These 30 materials include bauxite, natural graphite, and light and heavy rare earth elements. However, to show how criticality changes according to the reference context, zinc is not included. This mineral, currently absent from the European list, was added to the list released in 2022 by the US Geological Survey. After all, zinc is a crucial material for the new aluminium and steel production plants being built in the United States, whose blast furnaces will soon try to replace products normally imported from Asia.

“The European list of critical raw materials is completely based on materials that are currently not extracted within the EU’s borders. This is a big problem because there is no long-term vision for strategic metals required for the energy transition, such as zinc, copper, nickel, and so on. We have many others that we currently extract in small quantities in Europe but will be needed even more in the future,” Klas Nillson, Director of Group Communications at Boliden, Europe’s largest mining company, tells Renewable Matter. “Zinc’s main use is galvanisation. It is widely used for all steel-based constructions, such as buildings and cars. Consider also the development of offshore wind power, which will multiply the number of wind turbines at sea. Zinc protects steel from corrosion, increasing its lifespan by about a century compared to its untreated expectancy.”

European-made magnesium?

Conversely, the 2020 EU list of critical raw materials does contain magnesium, a mineral of which China controls 89% of the global supply. This near-monopoly, in the event of any interruptions to the supply chain, could halt European steel production. According to a working document seen by Reuters in May 2022, the European Commission is preparing to invest 2 billion euros to relaunch fusion activities by 2025, after over 20 years with inactive furnaces, starting in Romania. “Despite the wealth of mineral resources, the EU’s magnesium industry collapsed because it could not compete with the low prices of magnesium imported from China,” says Alexandru Rosu, CEO of Verde Magnesium, a company that calls itself “the EU’s future primary metallic magnesium producer”.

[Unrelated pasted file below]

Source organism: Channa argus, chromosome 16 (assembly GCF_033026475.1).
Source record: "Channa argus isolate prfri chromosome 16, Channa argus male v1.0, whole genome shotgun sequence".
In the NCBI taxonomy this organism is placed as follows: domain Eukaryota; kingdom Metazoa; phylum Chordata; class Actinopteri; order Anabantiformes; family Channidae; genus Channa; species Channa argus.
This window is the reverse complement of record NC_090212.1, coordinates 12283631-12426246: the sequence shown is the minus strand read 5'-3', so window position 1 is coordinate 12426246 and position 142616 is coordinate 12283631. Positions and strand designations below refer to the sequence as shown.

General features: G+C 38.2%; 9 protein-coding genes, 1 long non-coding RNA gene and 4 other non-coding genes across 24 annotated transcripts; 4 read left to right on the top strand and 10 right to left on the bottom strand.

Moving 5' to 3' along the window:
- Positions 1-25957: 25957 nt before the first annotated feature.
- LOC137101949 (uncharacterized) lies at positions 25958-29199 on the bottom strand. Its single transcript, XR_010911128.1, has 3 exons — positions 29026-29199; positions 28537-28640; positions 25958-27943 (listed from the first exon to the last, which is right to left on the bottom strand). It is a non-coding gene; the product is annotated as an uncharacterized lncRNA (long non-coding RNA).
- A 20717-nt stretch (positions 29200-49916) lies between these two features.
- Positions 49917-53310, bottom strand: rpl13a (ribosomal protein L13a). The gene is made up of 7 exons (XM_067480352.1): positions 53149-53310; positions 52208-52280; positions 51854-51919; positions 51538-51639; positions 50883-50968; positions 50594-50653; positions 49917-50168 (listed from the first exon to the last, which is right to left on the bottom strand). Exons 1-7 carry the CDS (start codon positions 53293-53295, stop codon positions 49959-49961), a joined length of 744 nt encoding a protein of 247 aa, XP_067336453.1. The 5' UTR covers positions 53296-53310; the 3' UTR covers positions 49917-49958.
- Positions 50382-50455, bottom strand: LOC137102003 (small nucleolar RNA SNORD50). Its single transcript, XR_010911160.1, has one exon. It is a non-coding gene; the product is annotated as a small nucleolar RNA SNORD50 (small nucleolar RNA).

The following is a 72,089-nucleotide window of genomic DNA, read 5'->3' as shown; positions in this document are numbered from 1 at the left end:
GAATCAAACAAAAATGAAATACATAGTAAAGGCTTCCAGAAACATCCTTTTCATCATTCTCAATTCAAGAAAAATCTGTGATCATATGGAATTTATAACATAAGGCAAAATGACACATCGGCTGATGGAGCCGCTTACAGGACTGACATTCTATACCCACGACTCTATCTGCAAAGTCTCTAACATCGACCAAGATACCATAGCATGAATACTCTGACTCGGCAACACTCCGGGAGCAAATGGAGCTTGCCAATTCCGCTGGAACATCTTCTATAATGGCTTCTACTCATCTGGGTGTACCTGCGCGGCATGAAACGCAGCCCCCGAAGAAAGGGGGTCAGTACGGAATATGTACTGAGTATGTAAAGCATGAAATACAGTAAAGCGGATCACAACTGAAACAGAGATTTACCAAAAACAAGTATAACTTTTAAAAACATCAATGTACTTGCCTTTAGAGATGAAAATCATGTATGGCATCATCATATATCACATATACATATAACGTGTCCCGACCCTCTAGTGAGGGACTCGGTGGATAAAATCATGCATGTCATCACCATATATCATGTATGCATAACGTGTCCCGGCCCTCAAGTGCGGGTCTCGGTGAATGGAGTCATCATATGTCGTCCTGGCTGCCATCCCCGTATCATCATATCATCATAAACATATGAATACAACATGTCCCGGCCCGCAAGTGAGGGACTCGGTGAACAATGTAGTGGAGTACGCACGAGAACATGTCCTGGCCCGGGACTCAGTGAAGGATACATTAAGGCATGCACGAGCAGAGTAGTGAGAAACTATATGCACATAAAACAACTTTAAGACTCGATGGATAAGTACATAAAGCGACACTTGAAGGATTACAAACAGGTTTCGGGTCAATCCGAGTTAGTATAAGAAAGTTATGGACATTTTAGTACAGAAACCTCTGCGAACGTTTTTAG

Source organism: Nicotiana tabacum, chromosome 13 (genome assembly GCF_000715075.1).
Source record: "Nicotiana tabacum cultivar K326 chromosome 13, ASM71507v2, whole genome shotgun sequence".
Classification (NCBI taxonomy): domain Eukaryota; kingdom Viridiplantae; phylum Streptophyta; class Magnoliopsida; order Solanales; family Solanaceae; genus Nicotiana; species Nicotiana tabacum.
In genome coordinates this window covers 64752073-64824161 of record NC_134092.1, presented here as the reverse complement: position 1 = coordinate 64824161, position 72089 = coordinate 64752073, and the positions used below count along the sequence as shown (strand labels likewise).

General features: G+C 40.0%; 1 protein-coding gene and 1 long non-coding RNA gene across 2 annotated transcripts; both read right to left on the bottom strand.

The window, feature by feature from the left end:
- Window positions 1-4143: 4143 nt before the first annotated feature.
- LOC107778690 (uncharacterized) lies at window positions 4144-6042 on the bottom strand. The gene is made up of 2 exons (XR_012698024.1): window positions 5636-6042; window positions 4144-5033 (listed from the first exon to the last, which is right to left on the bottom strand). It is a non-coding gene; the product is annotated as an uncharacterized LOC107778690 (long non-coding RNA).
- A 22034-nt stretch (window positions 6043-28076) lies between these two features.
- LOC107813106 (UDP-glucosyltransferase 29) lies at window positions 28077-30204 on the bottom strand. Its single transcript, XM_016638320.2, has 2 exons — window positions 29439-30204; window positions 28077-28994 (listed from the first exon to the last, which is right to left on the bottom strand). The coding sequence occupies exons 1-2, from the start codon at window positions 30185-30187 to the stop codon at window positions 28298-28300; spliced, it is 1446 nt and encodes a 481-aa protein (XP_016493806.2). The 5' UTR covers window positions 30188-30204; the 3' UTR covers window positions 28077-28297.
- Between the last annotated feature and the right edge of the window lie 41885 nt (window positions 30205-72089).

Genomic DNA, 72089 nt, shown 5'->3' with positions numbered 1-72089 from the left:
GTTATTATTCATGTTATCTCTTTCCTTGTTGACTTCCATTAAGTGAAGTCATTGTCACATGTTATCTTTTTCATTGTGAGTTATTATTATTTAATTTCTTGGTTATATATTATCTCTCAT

“The lack of competitiveness was due to higher costs in the EU compared to China with regards to regulatory compliance, energy, and labour. The closure of the magnesium industry in the EU did not solve the environmental problem because every tonne of imported mineral has an average carbon footprint of 28 tonnes, without considering the impact of logistics. Meanwhile, in our tests, with a view to the restart set for 2025, we achieved a 1 to 1 ratio,” notes Rosu.

Diversification requires wariness of new commercial partners

If supply is to match demand, it should be no surprise that Brussels’ plans are accompanied by the jostling of possible new sellers. In July 2022, Turkey revealed the discovery of the second-largest deposit of rare earth elements in the world in the Eskisehir district of central Anatolia. But all that glitters is not gold. “The Turkish government’s announcement is lacking in details. A formal estimate of resources or reserves (minerals that are directly usable or otherwise, Ed.) would contain a lot more information, including the grade, tonnage, and cut-off grade. It would provide more basic data and evidence and would be signed by a competent expert,” says Kathryn Goodenough, Principal Geologist at the British Ecological Survey and an expert on the deposit in question, Kızılcaören.

“Even though I do not know exactly what capacity Turkey has at its disposal, what is certainly lacking currently is a processing plant for rare earth elements. If the deposit is to successfully produce, I imagine that considerable involvement from China will be necessary.”

European commercial diplomacy, meanwhile, seems to have more wide-ranging plans. In February 2022, through the Global Gateway Investment Package, the EU announced 150 billion euros of investments in the African continent to support the green and digital transitions. AfricaMaVal fits within this context. Announced in June 2022, the project aims to “develop EU-Africa partnerships ensuring a responsible sourcing of minerals for European industry while providing sustainable local co-development” in ten countries: Democratic Republic of Congo, Senegal, Zimbabwe, Mozambique, Gabon, Namibia, Tanzania, Madagascar, Morocco, and South Africa.

In short, alongside new mines in Europe, we will export know-how to build loyalty with new commercial partners. This time with Green Deal-level standards and without repeating the mistakes of the past. Perhaps, in the future, there will be no need for the EU Commissioner for Internal Market Thierry Breton to once again declare: “We prefer to be supplied by third countries and turn a blind eye to the social and environmental impact, not to mention the carbon footprint of imports. But mining in Europe does not have to be a dirty business” (Financial Times).

The image is taken from the reportage "The Victims of our Wealth – DR Congo" (2016) by Stefano Stranges. The reportage is published on RM #43.

Download and read the Renewable Matter issue #43 on Critical Raw Materials.